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Valerie Storie's 3 part story as published in 'Today' magazine, June 1962

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  • #31
    Hi Nats

    I lived in Watford for 16 years next to Cassiobury Park where Gregsten took his son and the neighbour's child on the day of the abduction; and 200 yards from the Watford Memorial Hospital where Gregsten was treated as an outpatient.

    You said in a previous post that the murder car went past Cassiobury Park on its long journey. I don't think that is correct as the journey from Stanmore along the A41 is 3/4 miles from Cassiobury Park at its nearest point.
    Your husband may be right about the early part of the route from Dorney reach. I would like to know that part of the route because I think it is important.

    Ed

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    • #32
      i have followed the Hanratty case for many years, and am personally convinced of his guilt.

      One of the abiding memories of the case is the incredible efforts made by his parents in an attempt to save his life.

      I attach a link to a website that shows two photographs of Hanratty's parents.
      The first photo was taken in March, 1962.
      The second was taken in August 1962.

      The difference in Hanratty's parents is striking and, to my mind, shocking.
      The strain of fighting to save their son has taken a terrible toll on them both.

      Just another little reminder that the horrifying effects of violent crime ripple out and affect so many decent people.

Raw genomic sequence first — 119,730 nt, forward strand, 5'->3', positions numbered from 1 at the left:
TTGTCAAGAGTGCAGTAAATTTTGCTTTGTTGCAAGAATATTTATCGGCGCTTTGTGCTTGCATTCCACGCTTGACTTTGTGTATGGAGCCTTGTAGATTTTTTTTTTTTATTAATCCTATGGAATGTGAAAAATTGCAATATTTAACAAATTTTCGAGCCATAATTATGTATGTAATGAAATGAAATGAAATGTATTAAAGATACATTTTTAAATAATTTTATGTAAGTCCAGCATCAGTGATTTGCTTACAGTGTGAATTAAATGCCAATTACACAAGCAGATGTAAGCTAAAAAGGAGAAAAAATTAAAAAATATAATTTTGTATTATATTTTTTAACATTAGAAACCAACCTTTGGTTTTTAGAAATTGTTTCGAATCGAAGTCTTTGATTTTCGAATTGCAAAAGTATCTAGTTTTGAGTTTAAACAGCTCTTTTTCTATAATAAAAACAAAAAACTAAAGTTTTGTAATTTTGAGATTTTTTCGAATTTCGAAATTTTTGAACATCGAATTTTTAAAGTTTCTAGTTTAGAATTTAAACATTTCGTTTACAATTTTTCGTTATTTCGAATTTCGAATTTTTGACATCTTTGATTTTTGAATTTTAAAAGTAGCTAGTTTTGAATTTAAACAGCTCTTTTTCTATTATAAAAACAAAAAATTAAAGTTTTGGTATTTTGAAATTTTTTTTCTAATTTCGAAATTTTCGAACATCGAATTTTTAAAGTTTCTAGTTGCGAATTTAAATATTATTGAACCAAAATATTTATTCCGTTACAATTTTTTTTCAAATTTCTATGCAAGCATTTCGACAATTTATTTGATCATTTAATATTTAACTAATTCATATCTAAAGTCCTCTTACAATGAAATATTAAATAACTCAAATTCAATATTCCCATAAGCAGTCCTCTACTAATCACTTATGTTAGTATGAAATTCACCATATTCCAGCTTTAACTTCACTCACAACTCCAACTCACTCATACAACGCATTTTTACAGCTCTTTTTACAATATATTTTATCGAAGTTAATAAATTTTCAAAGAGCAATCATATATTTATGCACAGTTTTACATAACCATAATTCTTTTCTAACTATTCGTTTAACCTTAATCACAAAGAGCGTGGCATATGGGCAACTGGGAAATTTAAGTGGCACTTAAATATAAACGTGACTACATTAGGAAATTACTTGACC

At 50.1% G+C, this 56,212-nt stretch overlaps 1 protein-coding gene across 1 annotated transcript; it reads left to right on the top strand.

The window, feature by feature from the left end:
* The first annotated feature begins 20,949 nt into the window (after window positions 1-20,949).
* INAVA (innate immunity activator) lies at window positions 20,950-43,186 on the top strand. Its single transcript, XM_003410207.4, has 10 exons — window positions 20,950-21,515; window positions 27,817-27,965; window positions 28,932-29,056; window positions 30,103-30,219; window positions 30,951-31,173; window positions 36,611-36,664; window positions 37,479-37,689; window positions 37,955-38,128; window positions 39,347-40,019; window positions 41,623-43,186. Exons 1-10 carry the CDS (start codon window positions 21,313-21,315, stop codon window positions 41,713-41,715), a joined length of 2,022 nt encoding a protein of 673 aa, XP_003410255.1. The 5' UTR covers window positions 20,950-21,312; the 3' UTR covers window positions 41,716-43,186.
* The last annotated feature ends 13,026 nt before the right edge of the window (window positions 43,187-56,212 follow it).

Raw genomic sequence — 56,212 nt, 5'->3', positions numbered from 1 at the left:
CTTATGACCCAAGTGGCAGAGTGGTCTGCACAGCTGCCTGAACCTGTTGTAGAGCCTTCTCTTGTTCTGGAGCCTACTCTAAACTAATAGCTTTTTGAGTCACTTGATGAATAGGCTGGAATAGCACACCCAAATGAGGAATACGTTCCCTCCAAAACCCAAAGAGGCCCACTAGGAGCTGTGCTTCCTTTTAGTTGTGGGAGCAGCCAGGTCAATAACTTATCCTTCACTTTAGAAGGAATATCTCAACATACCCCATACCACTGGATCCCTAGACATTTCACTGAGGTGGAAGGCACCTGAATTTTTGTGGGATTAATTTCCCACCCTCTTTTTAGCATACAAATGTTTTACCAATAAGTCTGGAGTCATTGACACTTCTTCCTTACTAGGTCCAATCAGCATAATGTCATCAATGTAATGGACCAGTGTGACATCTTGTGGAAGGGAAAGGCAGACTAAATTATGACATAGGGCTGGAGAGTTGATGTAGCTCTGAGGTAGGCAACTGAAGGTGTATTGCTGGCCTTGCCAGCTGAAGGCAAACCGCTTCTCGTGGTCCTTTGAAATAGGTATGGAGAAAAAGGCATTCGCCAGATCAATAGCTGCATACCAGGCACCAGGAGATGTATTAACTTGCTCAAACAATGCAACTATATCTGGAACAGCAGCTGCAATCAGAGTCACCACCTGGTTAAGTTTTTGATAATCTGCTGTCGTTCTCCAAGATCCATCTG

http://murderpedia.org/male.H/h/hanr...s-photos-3.htm

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      • #33
        Originally posted by Ed James View Post
        Hi Nats

        I lived in Watford for 16 years next to Cassiobury Park where Gregsten took his son and the neighbour's child on the day of the abduction; and 200 yards from the Watford Memorial Hospital where Gregsten was treated as an outpatient.

        You said in a previous post that the murder car went past Cassiobury Park on its long journey. I don't think that is correct as the journey from Stanmore along the A41 is 3/4 miles from Cassiobury Park at its nearest point.
        Your husband may be right about the early part of the route from Dorney reach. I would like to know that part of the route because I think it is important.

        Ed
        The direction of the car was to -and then beyond-Watford,where in Cassiobury Park Michael had played with his son that very afternoon.My point is the car's journey is far to close to home for Michael to be yet another coincidence in this whole story of coincidences.So surely worthy of consideration and investigation.One of Andy's -[my husband's] points about the car journey is that the 'accepted' tale of the car meandering around West London is open to challenge and has never been scrutinised.

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        • #34
          Hello, all. I have been lurking on these threads for months, despite knowing nothing about the case beyond what I read on the Internet and found in these threads.

          I really enjoyed the original articles presenting the victim's account of their carjacking and what happened later that night. The case is certainly strange, if not bizarre, in certain elements. The drive being similar to Gregsten's regular drive makes me wonder if the back-seat gunman was as much in control of things as he seems. Vickie did mention that twice they were able to change his mind about where to stop, as being too near houses, so it seems he had no very clear notion of where he was going or what was going to happen. Maybe Gregsten unconsciously drove that route, and the gunman didn't care or notice.
          Pat D. https://forum.casebook.org/core/imag...rt/reading.gif
          ---------------
          Von Konigswald: Jack the Ripper plays shuffleboard. -- Happy Birthday, Wanda June by Kurt Vonnegut, c.1970.